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David Ing
Systems scientist, marketing scientist, business architect
Systems scientist, marketing scientist, business architect

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Learn across pattern language, wicked problems + systems approach? Christopher Alexander, Horst Rittel + West Churchman could easily have lunch together at Berkeley in the 1960s-1970s.

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Tolerance brings Talent and Technology (3Ts) @Richard_Florida @joshgans "Trump's Gift to Canada":

> As the U.S. global brand wanes, Canada's grows in stature. Many things point in Canada's favour, but the country and its cities can't rest on their laurels.

"The Trump effect: It’s Canada’s moment to win the global race for talent" | Richard Florida, +Joshua Gans | Oct. 9, 2017 | Globe & Mail at

> As America closes its borders, Canada is playing the longer, smarter game.

> It’s not alone in this regard, but Canada, more than any other place, is uniquely positioned to benefit from Trump’s anti-immigrant posture. The United Kingdom also hosts a large number of immigrants; yet it has seen a populist backlash of its own, and London has been plagued by terrorism, growing inequality and unaffordable housing, which make it a more difficult place for immigrants to settle. Australia and New Zealand also attract their fair share of immigrants, but they are geographically more remote, and they do not provide proximity to the large U.S. market, as Canada’s major cities do.

"Trump Is Making Canada Great Again" | Richard Florida, +Joshua Gans | Oct. 2, 2017 | Politico at

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Design thinking, says @ben_little, is missing critique method when in business, and is missing case method when in design.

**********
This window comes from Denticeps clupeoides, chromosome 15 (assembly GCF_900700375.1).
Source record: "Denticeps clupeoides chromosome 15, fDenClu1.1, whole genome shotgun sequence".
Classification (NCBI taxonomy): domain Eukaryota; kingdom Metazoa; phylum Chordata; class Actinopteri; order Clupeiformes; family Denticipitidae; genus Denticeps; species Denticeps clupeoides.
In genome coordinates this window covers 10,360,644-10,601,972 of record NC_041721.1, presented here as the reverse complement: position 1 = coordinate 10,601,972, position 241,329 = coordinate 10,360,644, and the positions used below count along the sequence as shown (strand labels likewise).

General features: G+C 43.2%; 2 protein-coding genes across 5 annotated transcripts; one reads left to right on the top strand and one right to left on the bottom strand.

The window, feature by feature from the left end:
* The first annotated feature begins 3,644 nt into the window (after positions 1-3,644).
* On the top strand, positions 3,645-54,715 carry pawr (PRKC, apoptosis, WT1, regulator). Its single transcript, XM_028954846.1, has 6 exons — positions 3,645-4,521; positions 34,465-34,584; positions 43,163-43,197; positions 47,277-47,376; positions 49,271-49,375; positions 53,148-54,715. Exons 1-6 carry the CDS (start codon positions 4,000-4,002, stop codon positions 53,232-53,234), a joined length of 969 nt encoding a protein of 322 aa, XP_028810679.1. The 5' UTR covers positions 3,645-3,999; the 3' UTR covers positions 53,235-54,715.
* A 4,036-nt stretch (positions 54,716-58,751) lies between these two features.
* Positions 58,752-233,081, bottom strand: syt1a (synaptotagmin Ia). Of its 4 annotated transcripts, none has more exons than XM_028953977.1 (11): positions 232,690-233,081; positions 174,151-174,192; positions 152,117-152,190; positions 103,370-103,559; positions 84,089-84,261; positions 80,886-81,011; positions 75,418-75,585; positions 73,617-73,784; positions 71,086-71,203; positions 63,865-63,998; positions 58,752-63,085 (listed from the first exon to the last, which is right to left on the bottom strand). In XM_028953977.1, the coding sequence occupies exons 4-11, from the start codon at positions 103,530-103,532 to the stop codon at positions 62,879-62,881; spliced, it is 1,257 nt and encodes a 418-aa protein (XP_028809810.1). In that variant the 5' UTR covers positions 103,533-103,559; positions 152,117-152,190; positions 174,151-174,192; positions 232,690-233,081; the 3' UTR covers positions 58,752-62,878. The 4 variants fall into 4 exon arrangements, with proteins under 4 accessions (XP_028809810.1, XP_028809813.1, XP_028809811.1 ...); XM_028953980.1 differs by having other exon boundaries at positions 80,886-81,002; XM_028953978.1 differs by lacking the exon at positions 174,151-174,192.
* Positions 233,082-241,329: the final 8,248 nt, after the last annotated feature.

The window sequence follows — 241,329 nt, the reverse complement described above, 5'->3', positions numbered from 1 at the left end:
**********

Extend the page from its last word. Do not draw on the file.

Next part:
> I think we are missing in the business concept of “design thinking” that is predominant in design practices, and that is the crit. [....]

> We don’t use enough critique method in business. We maybe also don’t use enough case method in design. [....]

> Critiques teach you that it isn’t about your reasoning, it is about what happens when your design meets a fresh set of eyes without any baggage. [....]

> Cases teach us to explore the causal chains and complex systems in play for any given business or experience. The a priori nature of case discussions allow us to form hypotheses that don’t have a place in critique discussions.

"What is Missing in Design Thinking? A Lesson from Art School" | Benjamin Little +Hill Holliday | March 24, 2017 | Medium at

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Much of economics is in a dismal science where "stable equilibrium is death". In 1910, Henry Adams wrote:

> if one physical law exists more absolute than another, it is the law that stable equilibrium is death.

"Stable equilibrium is death | Sept. 24, 2017 | Systems Community of Inquiry at

See also:

"General equilibrium theory — still dead after all these years" | Lars Syll | Sept. 6, 2016 | Real-World Economics Review Blog at

... which points to ...

"General Equilibrium Theory: Sound and Fury, Signifying Nothing?" | Raphaële Chappe | Aug. 16, 2016 | Institute for New Economic Thinking at

... and also cites ...

Frank Ackerman, Alejandro Nadal, Kevin P. Gallagher, "The Flawed Foundations of General Equilibrium Theory: Critical Essays on Economic Theory" (2004) at .

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Alan Kay criticizes Tim Berners-Lee for not knowing Doug Englebart's work. Then he criticizes the iPhone as a step backwards from a Mac.

> You have Tim Berners-Lee, [the inventor of the World Wide Web] who was a physicist, who knew he would be thrown out of physics if he didn’t know what Newton did. He didn’t check to find out that there was a [Douglas] Engelbart [the engineer who had done pioneering work on hypertext and invented the computer mouse].

> And so, his conception of the World Wide Web was infinitely tinier and weaker and terrible. His thing was simple enough with other unsophisticated people to wind up becoming a de facto standard, which we’re still suffering from. You know, [HTML is] terrible and most people can’t see it. [....]

Then, after some opinions on Seymour Papert and Maria Montessori ...

> Think about what this means [for a child] in the context of say, a Mac, an iPhone, an iPad. They aren’t full-fledged users. They’re just television watchers of different kinds.

> Do you know how to do an undo on an iPhone? Let me ask you that question. I’ll just test you out a little. Suppose you do something on the iPhone and you don’t like it, how do you undo it?